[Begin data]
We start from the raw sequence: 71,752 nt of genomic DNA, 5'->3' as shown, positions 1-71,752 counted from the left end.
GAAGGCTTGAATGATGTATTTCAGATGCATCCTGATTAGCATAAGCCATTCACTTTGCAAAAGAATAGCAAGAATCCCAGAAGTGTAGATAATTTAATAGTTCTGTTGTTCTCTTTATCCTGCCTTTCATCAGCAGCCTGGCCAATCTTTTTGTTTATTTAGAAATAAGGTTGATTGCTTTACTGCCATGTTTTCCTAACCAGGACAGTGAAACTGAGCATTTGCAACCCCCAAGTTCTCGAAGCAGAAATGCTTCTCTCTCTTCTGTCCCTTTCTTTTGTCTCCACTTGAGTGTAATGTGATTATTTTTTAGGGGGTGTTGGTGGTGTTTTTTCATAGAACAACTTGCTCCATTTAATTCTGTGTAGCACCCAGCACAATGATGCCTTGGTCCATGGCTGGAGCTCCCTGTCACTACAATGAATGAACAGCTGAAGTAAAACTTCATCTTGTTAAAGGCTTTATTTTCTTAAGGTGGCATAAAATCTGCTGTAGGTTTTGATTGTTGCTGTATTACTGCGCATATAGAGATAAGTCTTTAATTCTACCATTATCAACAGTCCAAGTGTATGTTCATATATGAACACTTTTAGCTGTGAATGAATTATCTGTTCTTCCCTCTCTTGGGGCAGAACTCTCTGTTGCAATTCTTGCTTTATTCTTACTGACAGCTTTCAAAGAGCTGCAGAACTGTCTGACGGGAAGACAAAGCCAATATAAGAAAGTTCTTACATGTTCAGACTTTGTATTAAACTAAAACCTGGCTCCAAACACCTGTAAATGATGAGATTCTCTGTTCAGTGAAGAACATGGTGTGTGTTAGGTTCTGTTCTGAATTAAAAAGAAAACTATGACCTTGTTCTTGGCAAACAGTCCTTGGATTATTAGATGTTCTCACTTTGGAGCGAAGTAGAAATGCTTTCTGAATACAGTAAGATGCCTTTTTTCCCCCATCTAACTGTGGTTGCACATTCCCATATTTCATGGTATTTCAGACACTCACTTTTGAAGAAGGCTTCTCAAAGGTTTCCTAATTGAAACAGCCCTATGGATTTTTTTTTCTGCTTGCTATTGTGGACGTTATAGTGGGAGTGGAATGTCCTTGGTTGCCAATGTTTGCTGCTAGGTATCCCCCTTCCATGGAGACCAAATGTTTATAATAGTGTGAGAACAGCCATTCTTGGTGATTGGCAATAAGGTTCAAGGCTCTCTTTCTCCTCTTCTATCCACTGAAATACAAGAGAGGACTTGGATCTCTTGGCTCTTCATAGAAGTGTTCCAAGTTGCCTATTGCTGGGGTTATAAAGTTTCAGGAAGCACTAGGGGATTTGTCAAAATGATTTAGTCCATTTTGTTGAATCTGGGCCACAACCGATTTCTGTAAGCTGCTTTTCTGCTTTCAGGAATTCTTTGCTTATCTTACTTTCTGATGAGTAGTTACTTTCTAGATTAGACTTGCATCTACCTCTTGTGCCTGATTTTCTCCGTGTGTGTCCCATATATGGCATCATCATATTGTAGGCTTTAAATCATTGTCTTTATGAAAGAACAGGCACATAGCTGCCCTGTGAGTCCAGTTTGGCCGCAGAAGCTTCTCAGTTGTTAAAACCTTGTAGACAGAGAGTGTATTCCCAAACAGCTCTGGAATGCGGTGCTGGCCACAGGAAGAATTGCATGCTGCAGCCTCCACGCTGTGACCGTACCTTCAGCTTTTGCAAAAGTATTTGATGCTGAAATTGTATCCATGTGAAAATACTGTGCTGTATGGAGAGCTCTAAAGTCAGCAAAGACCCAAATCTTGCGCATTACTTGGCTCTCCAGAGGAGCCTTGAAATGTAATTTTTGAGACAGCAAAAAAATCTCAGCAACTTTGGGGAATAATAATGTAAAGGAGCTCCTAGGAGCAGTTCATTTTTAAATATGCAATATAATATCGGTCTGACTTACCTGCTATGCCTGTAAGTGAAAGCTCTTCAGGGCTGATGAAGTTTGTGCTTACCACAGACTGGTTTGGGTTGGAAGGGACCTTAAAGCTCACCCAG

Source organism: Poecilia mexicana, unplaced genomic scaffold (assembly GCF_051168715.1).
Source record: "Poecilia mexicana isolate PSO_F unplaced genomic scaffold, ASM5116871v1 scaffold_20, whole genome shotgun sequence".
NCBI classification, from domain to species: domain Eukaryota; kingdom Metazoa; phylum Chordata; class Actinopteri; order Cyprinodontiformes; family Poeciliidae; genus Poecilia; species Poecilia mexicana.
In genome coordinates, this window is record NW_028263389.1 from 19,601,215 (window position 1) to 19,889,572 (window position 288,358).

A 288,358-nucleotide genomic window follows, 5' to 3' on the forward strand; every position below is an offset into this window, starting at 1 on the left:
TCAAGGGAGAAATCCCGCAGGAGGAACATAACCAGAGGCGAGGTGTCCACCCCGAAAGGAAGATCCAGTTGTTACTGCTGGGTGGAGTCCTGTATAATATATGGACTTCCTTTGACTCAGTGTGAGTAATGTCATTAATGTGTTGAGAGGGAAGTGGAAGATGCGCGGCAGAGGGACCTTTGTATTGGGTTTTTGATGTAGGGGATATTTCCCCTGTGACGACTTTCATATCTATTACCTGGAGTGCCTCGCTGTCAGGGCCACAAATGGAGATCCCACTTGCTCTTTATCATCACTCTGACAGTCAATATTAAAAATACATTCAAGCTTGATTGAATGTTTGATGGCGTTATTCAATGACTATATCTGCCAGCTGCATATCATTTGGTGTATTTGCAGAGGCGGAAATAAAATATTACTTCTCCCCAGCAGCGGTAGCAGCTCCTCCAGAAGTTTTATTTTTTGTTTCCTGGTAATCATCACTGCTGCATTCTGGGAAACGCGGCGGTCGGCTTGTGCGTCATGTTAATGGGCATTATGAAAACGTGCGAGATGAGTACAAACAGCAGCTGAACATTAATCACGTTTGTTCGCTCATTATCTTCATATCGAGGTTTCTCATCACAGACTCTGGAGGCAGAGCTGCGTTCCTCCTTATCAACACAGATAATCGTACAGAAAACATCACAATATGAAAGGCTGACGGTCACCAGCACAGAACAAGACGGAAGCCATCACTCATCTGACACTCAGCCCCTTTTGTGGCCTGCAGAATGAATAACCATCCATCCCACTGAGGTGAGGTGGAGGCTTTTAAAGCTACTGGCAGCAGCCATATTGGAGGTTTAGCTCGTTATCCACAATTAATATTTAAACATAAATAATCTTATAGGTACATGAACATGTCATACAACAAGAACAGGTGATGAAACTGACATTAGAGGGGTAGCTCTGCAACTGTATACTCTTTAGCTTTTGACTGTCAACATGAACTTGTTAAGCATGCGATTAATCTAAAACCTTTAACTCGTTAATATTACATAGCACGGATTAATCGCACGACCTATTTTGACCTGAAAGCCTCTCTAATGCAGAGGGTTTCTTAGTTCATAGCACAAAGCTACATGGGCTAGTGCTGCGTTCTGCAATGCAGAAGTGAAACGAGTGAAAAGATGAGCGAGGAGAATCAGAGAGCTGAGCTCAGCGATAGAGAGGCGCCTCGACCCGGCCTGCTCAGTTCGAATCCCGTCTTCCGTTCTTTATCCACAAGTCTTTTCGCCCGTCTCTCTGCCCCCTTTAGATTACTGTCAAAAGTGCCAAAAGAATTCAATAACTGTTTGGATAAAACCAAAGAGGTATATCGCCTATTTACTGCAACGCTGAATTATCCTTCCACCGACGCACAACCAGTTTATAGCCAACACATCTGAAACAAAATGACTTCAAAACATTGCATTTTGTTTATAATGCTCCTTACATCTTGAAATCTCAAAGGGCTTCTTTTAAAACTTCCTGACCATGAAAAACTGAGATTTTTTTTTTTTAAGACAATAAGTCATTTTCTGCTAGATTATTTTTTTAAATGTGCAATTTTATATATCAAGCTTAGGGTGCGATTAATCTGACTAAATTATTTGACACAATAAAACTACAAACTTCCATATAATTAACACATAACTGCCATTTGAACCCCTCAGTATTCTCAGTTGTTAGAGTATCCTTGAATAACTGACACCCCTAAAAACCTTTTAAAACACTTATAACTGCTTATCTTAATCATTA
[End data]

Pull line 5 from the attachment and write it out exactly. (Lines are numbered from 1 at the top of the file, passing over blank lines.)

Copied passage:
NCBI classification, from domain to species: domain Eukaryota; kingdom Metazoa; phylum Chordata; class Actinopteri; order Cyprinodontiformes; family Poeciliidae; genus Poecilia; species Poecilia mexicana.